Phasing Out of Aprt

Part of Orders of the Day — Finance Bill – in the House of Commons at 7:45 pm on 28th April 1983.

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Photo of Mr John Smith Mr John Smith , Lanarkshire North 7:45 pm, 28th April 1983

It is some time since I participated in debates on this subject. I remember the days of 1974–76 when the then Conservative Opposition were complaining about the taxation structure proposed by the then Labour Government, which in retrospect seems moderate. It was claimed the the Labour Government would over-tax North sea developments and drive oil companies from our waters. One develops an acute sense of irony in the House of Commons, but I feel that I have been restrained during the past two or three years, during which the Government have moved in to take a much larger share of profits from the North sea than the Conservative party had ever contemplated. We have seen that happen, in a reversal of Government policy. It is slightly odd for Ministers to take credit for removing burdens which they themselves imposed.

Since the Government took office in 1979, they have been the beneficiaries of the most fantastic bonus that any Government in our history have received. The Labour Government received revenues of about £800 million in 1978 and 1979, the two years when they first became available. This Government have received over £20 billion from North sea revenues. They have received about £20 billion more than their predecessors, £20 billion more than they would have had if the United Kingdom had not been the beneficiary of oil and gas revenues.

What have the Government done with the £20 billion? They have spent it all on paying for the extra unemployment that they have created. The cost to the Government of an unemployed person is about £6,000 a year. If the Government are responsible for creating only another 2 million unemployed, they have incurred the responsibility of finding another £12 billion a year. However, North sea oil revenues are running at about £8 billion a year. The total of North sea oil revenues does not equal the cost of the extra unemployment that the Government's economic policies have created.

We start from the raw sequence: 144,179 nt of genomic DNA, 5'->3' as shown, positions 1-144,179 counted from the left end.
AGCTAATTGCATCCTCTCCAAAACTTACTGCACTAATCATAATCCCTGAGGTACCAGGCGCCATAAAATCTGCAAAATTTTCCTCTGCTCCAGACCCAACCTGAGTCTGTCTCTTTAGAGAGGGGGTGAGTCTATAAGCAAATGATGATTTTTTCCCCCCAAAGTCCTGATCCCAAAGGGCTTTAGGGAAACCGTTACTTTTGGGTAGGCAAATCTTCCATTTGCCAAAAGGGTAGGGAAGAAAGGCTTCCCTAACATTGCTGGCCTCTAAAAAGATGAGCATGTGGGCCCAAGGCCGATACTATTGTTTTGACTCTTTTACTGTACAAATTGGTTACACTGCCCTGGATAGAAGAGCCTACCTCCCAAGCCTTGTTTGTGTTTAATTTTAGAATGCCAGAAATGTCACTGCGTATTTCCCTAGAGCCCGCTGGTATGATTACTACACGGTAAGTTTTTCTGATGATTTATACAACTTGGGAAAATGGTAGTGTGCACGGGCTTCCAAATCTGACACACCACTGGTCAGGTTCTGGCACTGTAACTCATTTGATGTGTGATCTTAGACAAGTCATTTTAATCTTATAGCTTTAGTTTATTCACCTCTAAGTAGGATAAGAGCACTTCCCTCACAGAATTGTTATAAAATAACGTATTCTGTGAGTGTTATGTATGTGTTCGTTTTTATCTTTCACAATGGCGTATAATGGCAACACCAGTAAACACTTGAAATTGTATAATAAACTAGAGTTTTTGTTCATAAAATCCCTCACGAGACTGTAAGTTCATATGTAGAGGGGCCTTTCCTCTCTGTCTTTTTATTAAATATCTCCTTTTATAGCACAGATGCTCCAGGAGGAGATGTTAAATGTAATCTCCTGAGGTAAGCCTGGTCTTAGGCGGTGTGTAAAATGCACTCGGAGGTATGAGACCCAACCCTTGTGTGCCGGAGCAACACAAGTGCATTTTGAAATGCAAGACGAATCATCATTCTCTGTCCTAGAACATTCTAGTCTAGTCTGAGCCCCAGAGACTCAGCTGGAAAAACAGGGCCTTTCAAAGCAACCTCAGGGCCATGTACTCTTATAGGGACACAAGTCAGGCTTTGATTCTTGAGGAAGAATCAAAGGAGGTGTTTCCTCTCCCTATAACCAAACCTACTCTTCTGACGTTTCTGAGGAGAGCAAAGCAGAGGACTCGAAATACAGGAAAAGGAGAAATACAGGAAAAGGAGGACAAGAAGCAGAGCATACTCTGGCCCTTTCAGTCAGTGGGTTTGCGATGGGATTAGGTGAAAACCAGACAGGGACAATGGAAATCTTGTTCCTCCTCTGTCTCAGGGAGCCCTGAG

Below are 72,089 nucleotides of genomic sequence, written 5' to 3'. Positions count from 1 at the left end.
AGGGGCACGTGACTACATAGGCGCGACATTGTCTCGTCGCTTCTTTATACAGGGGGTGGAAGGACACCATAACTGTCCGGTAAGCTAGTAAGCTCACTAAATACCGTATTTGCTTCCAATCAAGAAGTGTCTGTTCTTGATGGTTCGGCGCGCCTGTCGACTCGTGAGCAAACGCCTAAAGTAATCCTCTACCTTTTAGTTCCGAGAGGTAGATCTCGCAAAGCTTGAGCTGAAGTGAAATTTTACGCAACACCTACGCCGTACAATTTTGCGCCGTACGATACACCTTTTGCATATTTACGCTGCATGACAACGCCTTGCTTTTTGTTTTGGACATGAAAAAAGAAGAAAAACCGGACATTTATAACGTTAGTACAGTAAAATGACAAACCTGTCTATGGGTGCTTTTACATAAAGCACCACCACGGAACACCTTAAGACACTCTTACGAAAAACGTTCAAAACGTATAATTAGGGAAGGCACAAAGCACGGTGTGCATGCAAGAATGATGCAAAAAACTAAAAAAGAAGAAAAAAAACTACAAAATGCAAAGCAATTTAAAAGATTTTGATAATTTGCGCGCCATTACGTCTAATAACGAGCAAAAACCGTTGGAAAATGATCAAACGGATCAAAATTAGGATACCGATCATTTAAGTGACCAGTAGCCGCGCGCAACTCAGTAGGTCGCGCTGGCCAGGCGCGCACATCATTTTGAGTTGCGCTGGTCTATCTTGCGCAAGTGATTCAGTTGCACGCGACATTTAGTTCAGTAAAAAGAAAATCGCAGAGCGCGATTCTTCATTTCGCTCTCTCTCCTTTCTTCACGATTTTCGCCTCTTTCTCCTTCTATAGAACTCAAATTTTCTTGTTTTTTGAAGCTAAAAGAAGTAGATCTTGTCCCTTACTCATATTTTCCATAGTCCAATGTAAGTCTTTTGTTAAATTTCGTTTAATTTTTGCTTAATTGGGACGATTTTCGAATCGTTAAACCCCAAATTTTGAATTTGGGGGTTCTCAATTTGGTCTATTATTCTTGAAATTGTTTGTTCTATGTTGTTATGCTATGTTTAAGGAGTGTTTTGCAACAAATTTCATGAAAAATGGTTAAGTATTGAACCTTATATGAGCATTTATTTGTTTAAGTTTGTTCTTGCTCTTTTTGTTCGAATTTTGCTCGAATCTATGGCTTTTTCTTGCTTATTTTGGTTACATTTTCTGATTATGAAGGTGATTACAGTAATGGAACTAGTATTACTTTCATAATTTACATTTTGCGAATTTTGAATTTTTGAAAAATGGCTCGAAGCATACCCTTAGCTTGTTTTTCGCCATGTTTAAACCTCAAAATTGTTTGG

When I had ministerial responsibilities in 1975–76, I often reflected on the use to which North sea revenues would be put. The Labour Government knew that they would be high, but they did not know that they would be as high as they have proved to be. However, we knew that they would constitute a windfall for whichever Government happened to be the beneficiary. I thought that if the beneficiary were a Government of the Left the revenue would be spent on social projects, Government pump-priming, and support for industry and social services. I thought that if it were a Government of the Right the revenue would be handed back in tax cuts and tax concessions. I thought that it might be argued by them that the latter course would be a better way of using the revenue because it would allow a series of individual and personal economic decisions to be made, rather than Government decisions.